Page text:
Abstract: Weak contract enforcement may reduce the efficiency of investment in developing countries. I study how contract enforcement affects efficiency in procurement auctions for the largest power projects in India. I gather data on bidding and ex post contract renegotiation and find that the renegotiation of contracts in response to cost shocks is widespread, despite that bidders are allowed to index their bids to future costs like the price of coal. Connected firms choose to index less of the value of their bids to coal prices and, through this strategy, expose themselves to cost shocks to induce renegotiation. I use a structural model of bidding in a scoring auction to characterize equilibrium bidding when bidders are heterogeneous both in cost and in the payments they expect after renegotiation. The model estimates show that bidders offer power below cost due to the expected value of later renegotiation. The model is used to simulate bidding and efficiency with strict contract enforcement. Contract enforcement is found to be pro-competitive. With no renegotiation, equilibrium bids would rise to cover cost, but markups relative to total contract value fall sharply. Production costs decline, due to projects being allocated to lower-cost bidders over those who expect larger payments in renegotiation.
    Keywords: Contracting, Procurement, Commitment
    JEL: O25 L94 L14 D44
    Date: 2019–02
  3. By: Serafin J. Grundl; Yu Zhu
    Abstract: In laboratory experiments bidding in first-price auctions is more aggressive than predicted by the risk-neutral Bayesian Nash Equilibrium (RNBNE) - a finding known as the overbidding puzzle. Several models have been proposed to explain the overbidding puzzle, but no canonical alternative to RNBNE has emerged, and RNBNE remains the basis of the structural auction literature. Instead of estimating a particular model of overbidding, we use the overbidding restriction itself for identification, which allows us to bound the valuation distribution, the seller's payoff function, and the optimal reserve price. These bounds are consistent with RNBNE and all models of overbidding and remain valid if different bidders employ different bidding strategies. We propose simple estimators and evaluate the validity of the bounds numerically and in experimental data.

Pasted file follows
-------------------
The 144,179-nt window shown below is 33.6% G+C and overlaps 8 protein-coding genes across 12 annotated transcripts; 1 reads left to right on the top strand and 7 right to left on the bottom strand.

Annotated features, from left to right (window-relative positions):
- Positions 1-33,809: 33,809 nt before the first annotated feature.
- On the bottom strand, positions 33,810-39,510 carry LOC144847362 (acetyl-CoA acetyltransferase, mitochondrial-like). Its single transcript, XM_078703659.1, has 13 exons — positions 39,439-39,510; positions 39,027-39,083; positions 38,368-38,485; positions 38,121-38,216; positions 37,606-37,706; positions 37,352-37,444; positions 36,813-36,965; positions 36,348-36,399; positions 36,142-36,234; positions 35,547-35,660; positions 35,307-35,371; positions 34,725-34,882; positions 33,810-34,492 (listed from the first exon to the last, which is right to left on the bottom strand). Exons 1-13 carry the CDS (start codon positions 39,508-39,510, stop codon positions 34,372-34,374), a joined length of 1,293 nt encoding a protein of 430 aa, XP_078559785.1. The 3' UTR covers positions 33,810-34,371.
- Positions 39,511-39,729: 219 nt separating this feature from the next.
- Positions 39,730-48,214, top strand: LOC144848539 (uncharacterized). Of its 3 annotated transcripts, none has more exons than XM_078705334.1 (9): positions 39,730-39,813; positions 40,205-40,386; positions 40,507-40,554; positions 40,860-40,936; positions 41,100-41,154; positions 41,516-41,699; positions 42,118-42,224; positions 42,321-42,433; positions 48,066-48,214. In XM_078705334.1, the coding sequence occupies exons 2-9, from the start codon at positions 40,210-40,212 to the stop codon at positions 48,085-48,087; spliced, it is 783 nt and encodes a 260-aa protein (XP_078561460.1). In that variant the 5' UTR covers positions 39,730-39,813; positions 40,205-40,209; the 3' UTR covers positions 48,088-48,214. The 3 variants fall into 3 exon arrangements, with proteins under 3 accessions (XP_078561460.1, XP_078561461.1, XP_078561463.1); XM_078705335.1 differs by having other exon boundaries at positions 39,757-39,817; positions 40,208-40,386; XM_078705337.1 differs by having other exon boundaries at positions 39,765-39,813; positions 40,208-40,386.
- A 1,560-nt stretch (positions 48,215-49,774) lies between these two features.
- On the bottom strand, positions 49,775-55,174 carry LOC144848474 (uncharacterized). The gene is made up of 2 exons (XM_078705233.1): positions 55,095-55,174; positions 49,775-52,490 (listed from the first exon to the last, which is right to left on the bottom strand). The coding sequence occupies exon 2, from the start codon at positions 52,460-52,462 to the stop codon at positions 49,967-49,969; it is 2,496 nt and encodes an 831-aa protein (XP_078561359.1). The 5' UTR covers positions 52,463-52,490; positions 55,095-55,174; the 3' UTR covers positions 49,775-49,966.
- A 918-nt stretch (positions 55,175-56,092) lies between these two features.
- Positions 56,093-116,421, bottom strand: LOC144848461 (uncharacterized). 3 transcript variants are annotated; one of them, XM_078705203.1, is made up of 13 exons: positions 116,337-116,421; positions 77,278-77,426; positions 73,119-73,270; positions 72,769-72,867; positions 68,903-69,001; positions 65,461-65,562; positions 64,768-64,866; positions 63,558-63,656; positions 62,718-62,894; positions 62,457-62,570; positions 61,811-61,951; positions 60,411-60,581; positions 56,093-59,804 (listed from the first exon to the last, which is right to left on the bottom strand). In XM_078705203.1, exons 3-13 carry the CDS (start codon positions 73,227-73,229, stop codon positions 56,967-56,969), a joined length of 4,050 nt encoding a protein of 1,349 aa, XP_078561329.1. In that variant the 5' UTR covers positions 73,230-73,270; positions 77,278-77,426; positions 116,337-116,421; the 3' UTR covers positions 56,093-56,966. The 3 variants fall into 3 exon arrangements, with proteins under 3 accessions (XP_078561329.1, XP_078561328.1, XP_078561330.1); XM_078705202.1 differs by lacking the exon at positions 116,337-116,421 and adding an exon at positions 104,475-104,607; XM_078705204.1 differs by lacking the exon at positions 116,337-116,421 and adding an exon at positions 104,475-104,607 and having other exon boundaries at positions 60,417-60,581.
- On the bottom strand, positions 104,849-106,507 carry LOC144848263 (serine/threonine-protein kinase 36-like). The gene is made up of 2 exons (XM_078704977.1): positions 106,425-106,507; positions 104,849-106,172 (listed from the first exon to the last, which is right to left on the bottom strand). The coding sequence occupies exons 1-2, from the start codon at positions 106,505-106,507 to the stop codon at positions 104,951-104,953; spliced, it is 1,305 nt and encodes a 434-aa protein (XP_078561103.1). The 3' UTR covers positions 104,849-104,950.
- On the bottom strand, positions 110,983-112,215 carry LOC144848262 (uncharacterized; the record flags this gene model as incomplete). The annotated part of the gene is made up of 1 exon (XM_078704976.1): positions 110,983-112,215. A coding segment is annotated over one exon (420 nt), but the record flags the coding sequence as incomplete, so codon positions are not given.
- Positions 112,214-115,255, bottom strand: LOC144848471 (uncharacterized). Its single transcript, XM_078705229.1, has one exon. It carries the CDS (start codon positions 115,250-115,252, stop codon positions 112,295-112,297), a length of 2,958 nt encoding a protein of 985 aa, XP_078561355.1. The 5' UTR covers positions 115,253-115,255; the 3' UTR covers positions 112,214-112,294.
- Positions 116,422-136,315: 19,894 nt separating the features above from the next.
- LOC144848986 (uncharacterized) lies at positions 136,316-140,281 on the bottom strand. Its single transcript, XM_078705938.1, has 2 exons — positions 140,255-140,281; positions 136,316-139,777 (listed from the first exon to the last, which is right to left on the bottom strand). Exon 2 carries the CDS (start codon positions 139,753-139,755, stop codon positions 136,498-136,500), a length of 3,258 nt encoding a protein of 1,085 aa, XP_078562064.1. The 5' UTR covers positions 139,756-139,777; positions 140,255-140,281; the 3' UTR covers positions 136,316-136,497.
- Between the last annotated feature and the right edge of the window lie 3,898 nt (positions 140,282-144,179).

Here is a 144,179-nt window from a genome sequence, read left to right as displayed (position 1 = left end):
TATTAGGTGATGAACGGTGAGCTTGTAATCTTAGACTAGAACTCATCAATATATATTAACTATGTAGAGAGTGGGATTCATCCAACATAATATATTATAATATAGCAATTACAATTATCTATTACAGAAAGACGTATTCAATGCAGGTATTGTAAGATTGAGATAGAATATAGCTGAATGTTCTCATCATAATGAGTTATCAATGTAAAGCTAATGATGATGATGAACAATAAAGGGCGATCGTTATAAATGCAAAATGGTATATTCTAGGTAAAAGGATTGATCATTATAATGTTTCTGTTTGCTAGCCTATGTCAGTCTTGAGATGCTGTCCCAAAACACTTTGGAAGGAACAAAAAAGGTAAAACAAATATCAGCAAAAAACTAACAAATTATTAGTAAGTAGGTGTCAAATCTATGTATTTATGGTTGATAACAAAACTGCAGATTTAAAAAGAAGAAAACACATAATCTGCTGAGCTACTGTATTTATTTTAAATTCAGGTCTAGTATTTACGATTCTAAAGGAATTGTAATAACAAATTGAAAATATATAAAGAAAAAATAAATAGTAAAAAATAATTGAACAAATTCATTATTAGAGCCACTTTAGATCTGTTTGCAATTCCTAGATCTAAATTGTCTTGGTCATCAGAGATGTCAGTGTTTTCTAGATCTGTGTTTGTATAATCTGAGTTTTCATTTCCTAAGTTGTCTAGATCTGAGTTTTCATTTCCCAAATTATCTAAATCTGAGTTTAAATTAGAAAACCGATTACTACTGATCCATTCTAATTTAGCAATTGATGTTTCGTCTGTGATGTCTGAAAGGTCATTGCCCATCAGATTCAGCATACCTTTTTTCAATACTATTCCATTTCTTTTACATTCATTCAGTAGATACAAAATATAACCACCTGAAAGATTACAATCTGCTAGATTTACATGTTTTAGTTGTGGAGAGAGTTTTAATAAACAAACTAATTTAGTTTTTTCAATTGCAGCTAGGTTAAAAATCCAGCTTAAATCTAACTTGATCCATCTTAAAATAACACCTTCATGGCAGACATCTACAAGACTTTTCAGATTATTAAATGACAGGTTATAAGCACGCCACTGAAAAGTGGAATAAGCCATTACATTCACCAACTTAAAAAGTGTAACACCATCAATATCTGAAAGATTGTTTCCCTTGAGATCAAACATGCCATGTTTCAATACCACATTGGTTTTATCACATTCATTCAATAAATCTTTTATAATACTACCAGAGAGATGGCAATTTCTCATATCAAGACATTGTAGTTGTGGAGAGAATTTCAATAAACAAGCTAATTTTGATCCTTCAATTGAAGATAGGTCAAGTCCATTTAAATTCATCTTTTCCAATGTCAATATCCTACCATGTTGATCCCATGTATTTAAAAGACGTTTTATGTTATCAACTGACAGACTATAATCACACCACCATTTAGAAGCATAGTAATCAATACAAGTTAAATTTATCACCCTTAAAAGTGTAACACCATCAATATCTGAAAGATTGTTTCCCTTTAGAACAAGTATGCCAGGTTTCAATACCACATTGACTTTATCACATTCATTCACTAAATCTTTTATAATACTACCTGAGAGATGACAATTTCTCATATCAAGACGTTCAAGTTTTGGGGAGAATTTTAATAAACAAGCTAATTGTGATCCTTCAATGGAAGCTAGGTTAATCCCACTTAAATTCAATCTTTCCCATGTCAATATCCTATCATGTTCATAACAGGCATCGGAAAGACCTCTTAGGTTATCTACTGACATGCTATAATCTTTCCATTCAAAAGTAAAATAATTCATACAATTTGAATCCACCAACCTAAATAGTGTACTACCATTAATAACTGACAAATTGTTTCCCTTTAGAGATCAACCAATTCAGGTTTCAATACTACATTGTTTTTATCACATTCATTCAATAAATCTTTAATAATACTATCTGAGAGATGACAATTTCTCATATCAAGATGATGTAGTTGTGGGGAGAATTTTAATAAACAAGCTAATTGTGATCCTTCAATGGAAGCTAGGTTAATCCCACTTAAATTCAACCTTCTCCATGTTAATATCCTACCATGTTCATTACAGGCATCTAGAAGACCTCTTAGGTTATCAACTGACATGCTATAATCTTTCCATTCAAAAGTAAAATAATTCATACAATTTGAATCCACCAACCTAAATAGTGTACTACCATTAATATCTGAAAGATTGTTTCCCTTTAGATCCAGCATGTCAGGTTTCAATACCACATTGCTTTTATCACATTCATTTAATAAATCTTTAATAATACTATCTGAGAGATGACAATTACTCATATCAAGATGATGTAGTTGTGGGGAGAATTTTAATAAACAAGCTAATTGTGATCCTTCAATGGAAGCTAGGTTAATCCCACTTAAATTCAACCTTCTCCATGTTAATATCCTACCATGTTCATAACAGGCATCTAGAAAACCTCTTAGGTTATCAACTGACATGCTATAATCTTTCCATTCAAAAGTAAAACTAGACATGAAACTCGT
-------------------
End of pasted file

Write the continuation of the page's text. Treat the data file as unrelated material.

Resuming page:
Keywords: Experimental findings ; First-price auction ; Partial identification ; Robust inference ; Structural estimation
    JEL: C14 D44
    Date: 2019–02–07
  4. By: Teresa Estañ (Centro de Investigación Operativa (CIO), Universidad Miguel Hernández de Elche.); Natividad Llorca (Centro de Investigación Operativa (CIO), Universidad Miguel Hernández de Elche.); Ricardo Martínez (Department of Economic Theory and Economic History, University of Granada.); Joaquín Sánchez-Soriano (Centro de Investigación Operativa (CIO), Universidad Miguel Hernández de Elche..)
    Abstract: In this study, we consider different cities located along a tram line. Each city may have one or several stations and information is available about the flow of passengers between any pair of stations. A fixed cost (salaries of the executive staff, repair facilities, or fixed taxes) must be divided among the cities. This cost is independent of the number of passengers and the length of the line. We propose a mathematical model to identify suitable mechanisms for sharing the fixed cost. In the proposed model, we propose, and characterize axiomatically, three rules, which include the uniform split, the proportional allocation and a intermediate situation. The analyzed axioms represent the basic requirements for fairness and elemental properties of stability.
    Keywords: axiom, cost game, cost sharing, fairness, transport networks.
    Date: 2019–02–05